Last week when I wrote about networking sites, a number of readers asked me to write on how to check your child’s email and networking sites.
· It is fairly easy for your child, or anyone else to have an email account you know nothing about; so as I pointed out last week, getting your child’s buy-in to the rules of computer use is a powerful tool. I urge you to resist the temptation to not allow computer use for a number of reasons, not least of which is the importance of using computers in modern education.
· Make sure you have a list of ALL the usernames and passwords of all the sites your child frequents. Check these sites often, to include checking the email they receive if you believe there is reason to do so.
· Consider starting your own page on any networking site of which your child wishes to become a member. Ensure they make you “a friend” on their page. This allows you to see whatever the internet public can see so you can keep tabs on them. You may connect with old friends or classmates yourself and it might also make you seem “cool” to your child, but don’t hold your breath.
· MySpace, for example, will remove a child’s page if the parent asks them to, however you must know the web address or the web ID number. You can do a by name search if your teen can’t/won’t help you.
· Ensure that your child knows how to “block” any MySpace/Yahoo/Facebook user that might harass or post inappropriate comments or email. Report any such activity to the provider of those services. Email and social network providers all take such activity very seriously and will respond to your concerns promptly.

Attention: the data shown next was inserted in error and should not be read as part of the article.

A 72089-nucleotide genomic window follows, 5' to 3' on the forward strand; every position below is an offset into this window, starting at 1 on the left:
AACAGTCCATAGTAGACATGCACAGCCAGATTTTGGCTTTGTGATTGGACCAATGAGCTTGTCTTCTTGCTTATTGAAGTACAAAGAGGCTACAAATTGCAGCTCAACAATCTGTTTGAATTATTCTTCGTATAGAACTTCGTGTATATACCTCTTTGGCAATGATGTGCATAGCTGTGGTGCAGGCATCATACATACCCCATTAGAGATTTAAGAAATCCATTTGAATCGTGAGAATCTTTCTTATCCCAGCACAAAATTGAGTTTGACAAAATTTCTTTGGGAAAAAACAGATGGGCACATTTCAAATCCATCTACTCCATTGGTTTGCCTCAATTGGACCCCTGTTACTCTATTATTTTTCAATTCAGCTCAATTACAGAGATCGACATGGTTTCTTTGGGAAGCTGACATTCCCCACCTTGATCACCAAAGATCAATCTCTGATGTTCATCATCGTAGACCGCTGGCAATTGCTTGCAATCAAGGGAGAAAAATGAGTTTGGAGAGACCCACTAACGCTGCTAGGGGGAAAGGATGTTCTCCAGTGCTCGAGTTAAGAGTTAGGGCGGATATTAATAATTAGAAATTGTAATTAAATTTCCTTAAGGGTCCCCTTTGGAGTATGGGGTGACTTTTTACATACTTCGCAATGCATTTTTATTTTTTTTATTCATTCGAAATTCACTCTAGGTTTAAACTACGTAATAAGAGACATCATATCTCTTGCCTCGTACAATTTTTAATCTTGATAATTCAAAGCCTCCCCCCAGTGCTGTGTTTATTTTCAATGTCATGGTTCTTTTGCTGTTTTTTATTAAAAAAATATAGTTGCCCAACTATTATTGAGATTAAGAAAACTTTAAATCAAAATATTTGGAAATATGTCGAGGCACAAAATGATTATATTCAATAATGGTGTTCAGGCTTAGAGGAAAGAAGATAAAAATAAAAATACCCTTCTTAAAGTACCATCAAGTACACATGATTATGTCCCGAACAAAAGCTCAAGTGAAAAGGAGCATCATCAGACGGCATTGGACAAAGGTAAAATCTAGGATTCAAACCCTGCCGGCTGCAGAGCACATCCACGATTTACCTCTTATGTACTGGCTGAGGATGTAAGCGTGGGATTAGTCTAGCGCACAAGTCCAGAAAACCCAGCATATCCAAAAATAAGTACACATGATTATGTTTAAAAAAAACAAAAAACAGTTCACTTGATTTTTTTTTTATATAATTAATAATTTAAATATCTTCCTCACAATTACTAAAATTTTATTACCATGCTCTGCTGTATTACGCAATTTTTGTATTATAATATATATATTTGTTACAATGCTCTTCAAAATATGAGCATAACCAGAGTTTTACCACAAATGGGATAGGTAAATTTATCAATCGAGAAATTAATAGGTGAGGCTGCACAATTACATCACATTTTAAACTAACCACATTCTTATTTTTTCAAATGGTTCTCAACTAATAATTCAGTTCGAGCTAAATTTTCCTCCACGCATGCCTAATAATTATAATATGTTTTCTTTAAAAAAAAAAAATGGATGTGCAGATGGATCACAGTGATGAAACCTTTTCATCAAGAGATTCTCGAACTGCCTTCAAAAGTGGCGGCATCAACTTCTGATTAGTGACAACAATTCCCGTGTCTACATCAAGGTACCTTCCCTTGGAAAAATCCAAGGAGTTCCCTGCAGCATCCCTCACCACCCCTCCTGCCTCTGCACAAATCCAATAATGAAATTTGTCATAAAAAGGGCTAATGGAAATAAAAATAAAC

· Check the web pages your child frequents by looking at the “history” in your web browser. Web browsers are programs such as Internet Explorer, Firefox and Safari. Again, if you find this difficult to figure out, your child or grandchild can help you the first few times.
The internet is an incredible information-sharing tool, but like most tools, the internet can be used to do great harm. Ignoring this tool in the information age is not a successful strategy for a child’s long-term success, as almost every job and function in society is tied to many others and they all have to share information. Children have to learn to negotiate the world they live in now, not the one their parents or grandparents were raised in and more to the point must prepare for their own future.
I believe a healthy dose of caution is always a good thing for a parent; however abject, unreasoned fear is as bad as a lack of caution. Children need parents to get up to speed on these issues and stay out front because the ability to share information quicker is only going to get more important in society and technology is only going to be more integrated into our lives.
Tagline: Mark Altman is a speaker and leadership consultant with the Altman Leadership Center. Mark has completed graduate work in Marriage and Family Counseling and is working on a PhD in Leadership studies at Gonzaga University. He is happy to speak or provide a workshop for your organization and can be reached at firstname.lastname@example.org.